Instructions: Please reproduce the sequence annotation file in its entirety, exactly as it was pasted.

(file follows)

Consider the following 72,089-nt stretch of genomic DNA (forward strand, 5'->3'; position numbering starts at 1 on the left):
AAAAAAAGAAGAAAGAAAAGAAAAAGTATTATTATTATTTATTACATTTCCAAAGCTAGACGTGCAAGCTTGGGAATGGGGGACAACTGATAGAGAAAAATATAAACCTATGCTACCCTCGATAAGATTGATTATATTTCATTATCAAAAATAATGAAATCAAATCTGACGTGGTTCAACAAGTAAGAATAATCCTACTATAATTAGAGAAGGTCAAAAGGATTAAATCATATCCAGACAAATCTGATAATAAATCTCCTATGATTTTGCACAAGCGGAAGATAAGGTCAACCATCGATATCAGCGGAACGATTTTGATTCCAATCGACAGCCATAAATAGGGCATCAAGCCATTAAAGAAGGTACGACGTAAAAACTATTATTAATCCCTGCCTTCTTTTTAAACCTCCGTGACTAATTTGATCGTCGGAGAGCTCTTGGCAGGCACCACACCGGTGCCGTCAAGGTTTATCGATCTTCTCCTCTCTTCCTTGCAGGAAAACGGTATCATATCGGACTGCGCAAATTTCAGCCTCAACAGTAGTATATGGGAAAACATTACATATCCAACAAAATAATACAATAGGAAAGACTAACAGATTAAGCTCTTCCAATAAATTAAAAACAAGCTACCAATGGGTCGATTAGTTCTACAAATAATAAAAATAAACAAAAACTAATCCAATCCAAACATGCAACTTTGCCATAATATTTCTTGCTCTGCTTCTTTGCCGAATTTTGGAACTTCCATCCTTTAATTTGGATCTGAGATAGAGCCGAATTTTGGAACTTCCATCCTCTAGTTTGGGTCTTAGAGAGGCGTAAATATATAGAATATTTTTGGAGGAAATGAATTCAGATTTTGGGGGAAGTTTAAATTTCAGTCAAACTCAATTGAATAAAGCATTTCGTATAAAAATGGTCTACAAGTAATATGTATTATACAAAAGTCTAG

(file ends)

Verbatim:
Consider the following 72,089-nt stretch of genomic DNA (forward strand, 5'->3'; position numbering starts at 1 on the left):
AAAAAAAGAAGAAAGAAAAGAAAAAGTATTATTATTATTTATTACATTTCCAAAGCTAGACGTGCAAGCTTGGGAATGGGGGACAACTGATAGAGAAAAATATAAACCTATGCTACCCTCGATAAGATTGATTATATTTCATTATCAAAAATAATGAAATCAAATCTGACGTGGTTCAACAAGTAAGAATAATCCTACTATAATTAGAGAAGGTCAAAAGGATTAAATCATATCCAGACAAATCTGATAATAAATCTCCTATGATTTTGCACAAGCGGAAGATAAGGTCAACCATCGATATCAGCGGAACGATTTTGATTCCAATCGACAGCCATAAATAGGGCATCAAGCCATTAAAGAAGGTACGACGTAAAAACTATTATTAATCCCTGCCTTCTTTTTAAACCTCCGTGACTAATTTGATCGTCGGAGAGCTCTTGGCAGGCACCACACCGGTGCCGTCAAGGTTTATCGATCTTCTCCTCTCTTCCTTGCAGGAAAACGGTATCATATCGGACTGCGCAAATTTCAGCCTCAACAGTAGTATATGGGAAAACATTACATATCCAACAAAATAATACAATAGGAAAGACTAACAGATTAAGCTCTTCCAATAAATTAAAAACAAGCTACCAATGGGTCGATTAGTTCTACAAATAATAAAAATAAACAAAAACTAATCCAATCCAAACATGCAACTTTGCCATAATATTTCTTGCTCTGCTTCTTTGCCGAATTTTGGAACTTCCATCCTTTAATTTGGATCTGAGATAGAGCCGAATTTTGGAACTTCCATCCTCTAGTTTGGGTCTTAGAGAGGCGTAAATATATAGAATATTTTTGGAGGAAATGAATTCAGATTTTGGGGGAAGTTTAAATTTCAGTCAAACTCAATTGAATAAAGCATTTCGTATAAAAATGGTCTACAAGTAATATGTATTATACAAAAGTCTAG